Pesticide Cause Death of 25,000 Bumblebees in Oregon
Wilsonville, Or., woke up last Saturday to a shocking scene. In a parking lot, about 25,000 bumblebees lay dead in what Xerces Society has called the largest known incident of bumblebee deaths in the United States.
Oregon Department of Agriculture has said that the active ingredient in the insecticide Safari, a neonicotinoid pesticide, is responsible for the bee and insect deaths, and that the insecticide was originally sprayed to control for aphids.
The Oregon Department of Agriculture took notice of the incident after the Xerces Society for Invertebrate Conservation reported of bees and other insects falling out of 55 blooming European linden trees Monday.
After the first deaths registered on Saturday, the bees kept dying until Wednesday. According to the OregonLive.com, "Yellow-faced bees fell from the trees, twitching on their backs or wandering in tight circles on the asphalt. Some honeybees and ladybugs were also found dead. A few dead bumblebees even clung to linden flowers, while hundreds littered the lot."
"I've never encountered anything quite like it in 30 years in the business," said Dan Hilburn, director of plant programs at the state Agriculture Department, following his inspection of the damage.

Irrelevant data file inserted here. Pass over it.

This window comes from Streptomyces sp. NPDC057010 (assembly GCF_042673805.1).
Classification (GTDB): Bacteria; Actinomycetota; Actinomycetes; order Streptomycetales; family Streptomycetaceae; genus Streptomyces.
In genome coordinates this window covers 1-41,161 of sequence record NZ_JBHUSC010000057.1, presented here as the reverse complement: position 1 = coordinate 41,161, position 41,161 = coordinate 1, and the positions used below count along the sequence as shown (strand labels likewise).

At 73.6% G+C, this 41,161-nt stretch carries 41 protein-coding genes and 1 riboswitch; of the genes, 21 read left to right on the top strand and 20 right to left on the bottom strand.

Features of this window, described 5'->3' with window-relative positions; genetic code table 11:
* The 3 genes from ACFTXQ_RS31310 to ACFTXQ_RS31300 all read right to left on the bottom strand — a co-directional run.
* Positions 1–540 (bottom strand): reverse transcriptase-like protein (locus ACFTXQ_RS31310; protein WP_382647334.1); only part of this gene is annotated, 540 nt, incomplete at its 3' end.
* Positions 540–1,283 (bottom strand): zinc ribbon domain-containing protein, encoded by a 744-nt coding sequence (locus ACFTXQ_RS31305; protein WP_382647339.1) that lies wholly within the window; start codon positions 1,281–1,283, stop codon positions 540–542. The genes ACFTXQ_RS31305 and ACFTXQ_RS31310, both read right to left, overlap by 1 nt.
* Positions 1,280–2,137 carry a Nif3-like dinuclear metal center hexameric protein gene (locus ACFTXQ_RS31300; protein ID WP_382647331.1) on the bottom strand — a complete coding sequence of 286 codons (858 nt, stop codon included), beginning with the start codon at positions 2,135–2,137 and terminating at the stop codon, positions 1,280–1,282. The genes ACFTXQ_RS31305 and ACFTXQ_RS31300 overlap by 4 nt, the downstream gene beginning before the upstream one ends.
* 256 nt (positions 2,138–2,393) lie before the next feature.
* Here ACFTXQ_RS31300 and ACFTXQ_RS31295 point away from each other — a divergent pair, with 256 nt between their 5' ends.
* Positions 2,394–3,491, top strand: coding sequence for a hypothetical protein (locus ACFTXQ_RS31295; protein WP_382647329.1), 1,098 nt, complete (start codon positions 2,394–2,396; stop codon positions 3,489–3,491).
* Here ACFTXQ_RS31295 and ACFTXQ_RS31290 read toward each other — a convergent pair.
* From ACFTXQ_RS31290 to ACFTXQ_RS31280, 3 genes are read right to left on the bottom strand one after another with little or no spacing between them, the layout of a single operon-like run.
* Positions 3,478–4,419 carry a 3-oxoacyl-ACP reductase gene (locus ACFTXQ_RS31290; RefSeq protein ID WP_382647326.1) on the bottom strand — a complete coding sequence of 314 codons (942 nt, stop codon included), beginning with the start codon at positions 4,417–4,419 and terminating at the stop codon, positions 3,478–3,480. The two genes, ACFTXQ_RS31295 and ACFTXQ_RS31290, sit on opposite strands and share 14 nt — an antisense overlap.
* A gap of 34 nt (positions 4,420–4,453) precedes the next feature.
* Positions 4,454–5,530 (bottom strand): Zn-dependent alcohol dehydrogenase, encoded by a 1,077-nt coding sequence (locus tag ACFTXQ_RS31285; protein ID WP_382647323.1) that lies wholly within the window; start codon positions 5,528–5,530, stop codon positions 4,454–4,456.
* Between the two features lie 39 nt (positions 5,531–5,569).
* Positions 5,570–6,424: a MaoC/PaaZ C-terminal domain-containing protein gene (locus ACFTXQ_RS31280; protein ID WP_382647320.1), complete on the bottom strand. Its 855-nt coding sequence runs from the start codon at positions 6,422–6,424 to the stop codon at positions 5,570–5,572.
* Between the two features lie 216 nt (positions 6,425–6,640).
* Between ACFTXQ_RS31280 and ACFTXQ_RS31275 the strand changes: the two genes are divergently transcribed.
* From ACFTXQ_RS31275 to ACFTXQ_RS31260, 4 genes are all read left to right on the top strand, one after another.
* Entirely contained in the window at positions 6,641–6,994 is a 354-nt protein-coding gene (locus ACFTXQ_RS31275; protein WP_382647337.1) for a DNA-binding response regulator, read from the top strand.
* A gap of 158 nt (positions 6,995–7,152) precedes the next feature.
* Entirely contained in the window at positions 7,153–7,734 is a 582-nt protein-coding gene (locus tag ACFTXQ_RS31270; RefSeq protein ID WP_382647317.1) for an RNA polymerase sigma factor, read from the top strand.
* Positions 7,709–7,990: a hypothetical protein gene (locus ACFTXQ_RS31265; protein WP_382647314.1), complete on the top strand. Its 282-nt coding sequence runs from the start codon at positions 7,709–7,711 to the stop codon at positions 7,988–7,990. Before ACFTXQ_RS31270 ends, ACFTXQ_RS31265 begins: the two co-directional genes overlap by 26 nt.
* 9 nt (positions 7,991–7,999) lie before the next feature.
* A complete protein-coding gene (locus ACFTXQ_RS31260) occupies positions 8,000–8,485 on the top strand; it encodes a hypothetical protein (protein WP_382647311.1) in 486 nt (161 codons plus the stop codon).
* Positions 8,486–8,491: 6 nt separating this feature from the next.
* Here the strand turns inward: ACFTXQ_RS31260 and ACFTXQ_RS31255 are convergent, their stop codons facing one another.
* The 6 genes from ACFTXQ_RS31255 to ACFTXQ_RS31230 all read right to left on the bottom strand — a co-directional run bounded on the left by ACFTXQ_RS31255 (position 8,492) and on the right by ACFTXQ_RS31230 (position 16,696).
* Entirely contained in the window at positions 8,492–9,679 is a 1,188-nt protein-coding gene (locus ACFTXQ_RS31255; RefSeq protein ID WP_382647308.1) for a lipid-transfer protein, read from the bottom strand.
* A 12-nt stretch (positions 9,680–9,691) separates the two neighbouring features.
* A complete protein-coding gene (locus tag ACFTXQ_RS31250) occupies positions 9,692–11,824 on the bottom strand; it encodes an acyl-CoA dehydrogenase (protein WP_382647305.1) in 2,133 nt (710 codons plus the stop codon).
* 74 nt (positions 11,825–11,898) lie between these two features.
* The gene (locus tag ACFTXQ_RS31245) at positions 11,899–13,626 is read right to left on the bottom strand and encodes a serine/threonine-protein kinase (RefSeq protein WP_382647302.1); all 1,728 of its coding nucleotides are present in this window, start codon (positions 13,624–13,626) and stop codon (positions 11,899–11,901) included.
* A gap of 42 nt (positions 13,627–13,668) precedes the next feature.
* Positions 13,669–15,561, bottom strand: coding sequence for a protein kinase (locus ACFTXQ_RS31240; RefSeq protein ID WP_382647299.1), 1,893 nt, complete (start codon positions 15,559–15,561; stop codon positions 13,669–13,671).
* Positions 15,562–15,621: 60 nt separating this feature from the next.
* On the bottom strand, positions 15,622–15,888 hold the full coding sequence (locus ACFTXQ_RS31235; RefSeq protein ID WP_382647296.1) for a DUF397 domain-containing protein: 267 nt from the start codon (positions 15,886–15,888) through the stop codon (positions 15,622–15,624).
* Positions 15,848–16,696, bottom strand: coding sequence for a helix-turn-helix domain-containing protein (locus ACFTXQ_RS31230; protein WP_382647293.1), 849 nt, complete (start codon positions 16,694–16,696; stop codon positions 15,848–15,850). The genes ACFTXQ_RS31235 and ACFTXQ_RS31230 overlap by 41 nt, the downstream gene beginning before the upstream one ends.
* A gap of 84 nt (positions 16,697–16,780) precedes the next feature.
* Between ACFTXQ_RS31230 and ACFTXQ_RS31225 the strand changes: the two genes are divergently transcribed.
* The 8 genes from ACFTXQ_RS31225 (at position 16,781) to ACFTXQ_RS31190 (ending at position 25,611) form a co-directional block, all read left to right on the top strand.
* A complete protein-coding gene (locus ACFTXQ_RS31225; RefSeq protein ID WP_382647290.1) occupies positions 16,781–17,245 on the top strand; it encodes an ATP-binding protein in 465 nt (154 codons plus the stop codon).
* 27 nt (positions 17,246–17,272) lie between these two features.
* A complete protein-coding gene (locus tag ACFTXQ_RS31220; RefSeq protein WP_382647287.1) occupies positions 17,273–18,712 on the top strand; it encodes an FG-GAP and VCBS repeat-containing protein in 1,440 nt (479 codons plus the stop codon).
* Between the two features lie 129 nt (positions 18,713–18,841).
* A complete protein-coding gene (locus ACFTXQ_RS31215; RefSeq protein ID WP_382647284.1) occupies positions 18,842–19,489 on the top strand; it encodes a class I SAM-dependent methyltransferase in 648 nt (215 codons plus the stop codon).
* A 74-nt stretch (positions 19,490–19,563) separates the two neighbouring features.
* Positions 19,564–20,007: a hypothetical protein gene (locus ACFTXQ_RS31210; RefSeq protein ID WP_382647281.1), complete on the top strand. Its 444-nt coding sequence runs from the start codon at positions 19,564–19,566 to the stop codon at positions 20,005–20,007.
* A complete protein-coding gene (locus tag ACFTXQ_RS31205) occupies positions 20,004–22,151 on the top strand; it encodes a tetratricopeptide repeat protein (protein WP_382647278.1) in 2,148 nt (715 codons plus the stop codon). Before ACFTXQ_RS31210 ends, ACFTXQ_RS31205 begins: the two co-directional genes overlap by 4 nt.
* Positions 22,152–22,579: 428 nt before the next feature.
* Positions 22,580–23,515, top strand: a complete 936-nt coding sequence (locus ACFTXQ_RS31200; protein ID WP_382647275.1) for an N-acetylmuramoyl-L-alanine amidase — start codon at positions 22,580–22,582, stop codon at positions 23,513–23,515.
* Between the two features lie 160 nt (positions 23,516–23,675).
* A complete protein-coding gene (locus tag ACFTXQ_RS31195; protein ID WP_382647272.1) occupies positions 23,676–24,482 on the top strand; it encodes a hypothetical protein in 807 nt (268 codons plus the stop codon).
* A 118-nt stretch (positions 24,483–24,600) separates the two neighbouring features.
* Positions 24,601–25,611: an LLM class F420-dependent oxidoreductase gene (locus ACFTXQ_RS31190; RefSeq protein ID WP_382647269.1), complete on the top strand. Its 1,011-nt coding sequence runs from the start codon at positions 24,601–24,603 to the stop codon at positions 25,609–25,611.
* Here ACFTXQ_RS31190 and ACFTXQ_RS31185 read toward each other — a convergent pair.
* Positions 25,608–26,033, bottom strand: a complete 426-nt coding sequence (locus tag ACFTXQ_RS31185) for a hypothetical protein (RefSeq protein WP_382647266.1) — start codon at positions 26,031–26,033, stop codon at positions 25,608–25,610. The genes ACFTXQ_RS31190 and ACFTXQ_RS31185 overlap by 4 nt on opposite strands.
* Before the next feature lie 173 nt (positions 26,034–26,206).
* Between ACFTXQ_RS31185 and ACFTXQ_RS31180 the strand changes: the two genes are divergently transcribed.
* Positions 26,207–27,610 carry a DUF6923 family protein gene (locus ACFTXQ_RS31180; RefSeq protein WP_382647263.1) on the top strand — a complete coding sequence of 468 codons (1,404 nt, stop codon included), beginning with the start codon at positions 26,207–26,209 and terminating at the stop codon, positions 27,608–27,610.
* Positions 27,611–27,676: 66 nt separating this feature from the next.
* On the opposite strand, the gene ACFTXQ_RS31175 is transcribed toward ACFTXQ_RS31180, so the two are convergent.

After sprayed with Safari, the plant, the leaves, flowers and nectar become toxic to almost all insects. The product's label makes it clear that the pesticide is "highly toxic" to bees and tells applicators not to apply it "if bees are visiting the area."
"Bumblebees are the single most important natural pollinator in Oregon," said Mace Vaughan, pollinator program director for Xerces.
They are vital in the pollination of berries, flowers and other plants. The decline of the honeybee, whose populations have been decimated by Colony Collapse Disorder, has received much attention, but bumblebee populations are shrinking as well.
According to OregonLive, the Agriculture Department "is working with the Xerces Society to help mitigate any further insect deaths at Argyle Square. As precautionary moves, they are considering either putting up netting around the trees, stripping off flowers and leaves or finding non-toxic repellents to keep bees and insects from eating the leaves or nectar."